6. 6. Student Page Title Introduction Task Process Evaluation Conclusion Credits [ Teacher Page ] The Process Day 3 – Collaboration, Note taking, and more Research <ul><li>So we’ll live, </li></ul><ul><li>And pray, and sing, and tell old tales, and laugh </li></ul><ul><li>at gilded butterflies… </li></ul><ul><li>(King Lear, 5.3.11-13) </li></ul><ul><li>1. Have another brief meeting with your presentation group to assess how far along each presenter has gotten in his/her research. While in your meeting, assign a note taker to write down the main points of your meeting and discuss these following points: </li></ul><ul><ul><li>Discuss one or two new things you have learned in your research. Have your note taker write them down. </li></ul></ul><ul><ul><li>Are you having any trouble finding information on your specific subtopic? Discuss tips/suggestions on how to effectively research topics on the Internet and have your note taker record them. </li></ul></ul><ul><ul><li>How can you ensure that the website you are using is credible? Have your note taker make a list of possible characteristics of credible websites. </li></ul></ul><ul><li>***Before you leave class today, make sure everyone's name is on your notes and hand them in. </li></ul><ul><li>2. Continue your research while keeping in mind what to look for in a credible Internet source. Remember to record your findings on your index cards! </li></ul>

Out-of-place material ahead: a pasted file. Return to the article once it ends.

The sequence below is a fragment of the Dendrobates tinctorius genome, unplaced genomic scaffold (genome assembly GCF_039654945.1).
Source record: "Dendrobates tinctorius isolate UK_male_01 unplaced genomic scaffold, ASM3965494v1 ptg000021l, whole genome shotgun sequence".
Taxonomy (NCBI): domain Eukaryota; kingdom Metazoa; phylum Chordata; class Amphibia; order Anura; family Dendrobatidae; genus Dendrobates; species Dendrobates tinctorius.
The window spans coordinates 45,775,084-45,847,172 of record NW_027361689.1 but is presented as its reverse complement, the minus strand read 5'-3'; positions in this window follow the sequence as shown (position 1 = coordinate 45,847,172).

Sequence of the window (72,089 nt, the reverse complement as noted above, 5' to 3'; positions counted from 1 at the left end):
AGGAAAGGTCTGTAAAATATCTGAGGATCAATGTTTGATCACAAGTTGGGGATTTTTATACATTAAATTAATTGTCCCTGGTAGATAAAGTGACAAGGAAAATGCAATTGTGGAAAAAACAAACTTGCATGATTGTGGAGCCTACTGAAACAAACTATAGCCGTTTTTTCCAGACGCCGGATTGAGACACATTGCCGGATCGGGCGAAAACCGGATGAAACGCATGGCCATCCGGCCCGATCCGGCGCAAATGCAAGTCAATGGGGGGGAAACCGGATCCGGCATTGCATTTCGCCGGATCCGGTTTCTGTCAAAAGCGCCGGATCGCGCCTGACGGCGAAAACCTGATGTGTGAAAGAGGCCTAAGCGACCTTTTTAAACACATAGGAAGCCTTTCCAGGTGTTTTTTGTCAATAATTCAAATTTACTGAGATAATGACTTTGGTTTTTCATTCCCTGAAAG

7. 7. Student Page Title Introduction Task Process Evaluation Conclusion Credits [ Teacher Page ] The Process Day 4 – PowerPoint <ul><li>In practice let us put it presently. </li></ul><ul><li>(Much Ado about Nothing, 1.1.276) </li></ul><ul><li>1. During your group meeting, begin collaboration on the pieces of information you've gathered on your different subtopics. </li></ul><ul><li>2. Begin work on your PowerPoint slides. Put the facts and details of your research that you find most interesting on your slides in an organized manner—if you find it interesting, so will we! </li></ul><ul><li>3. Once you have made progress on your slides, you may either: </li></ul><ul><ul><li>Continue working on your slides </li></ul></ul><ul><ul><li>Do more research </li></ul></ul><ul><li>**The choice is up to you and your presentation group members, so use your time wisely! </li></ul>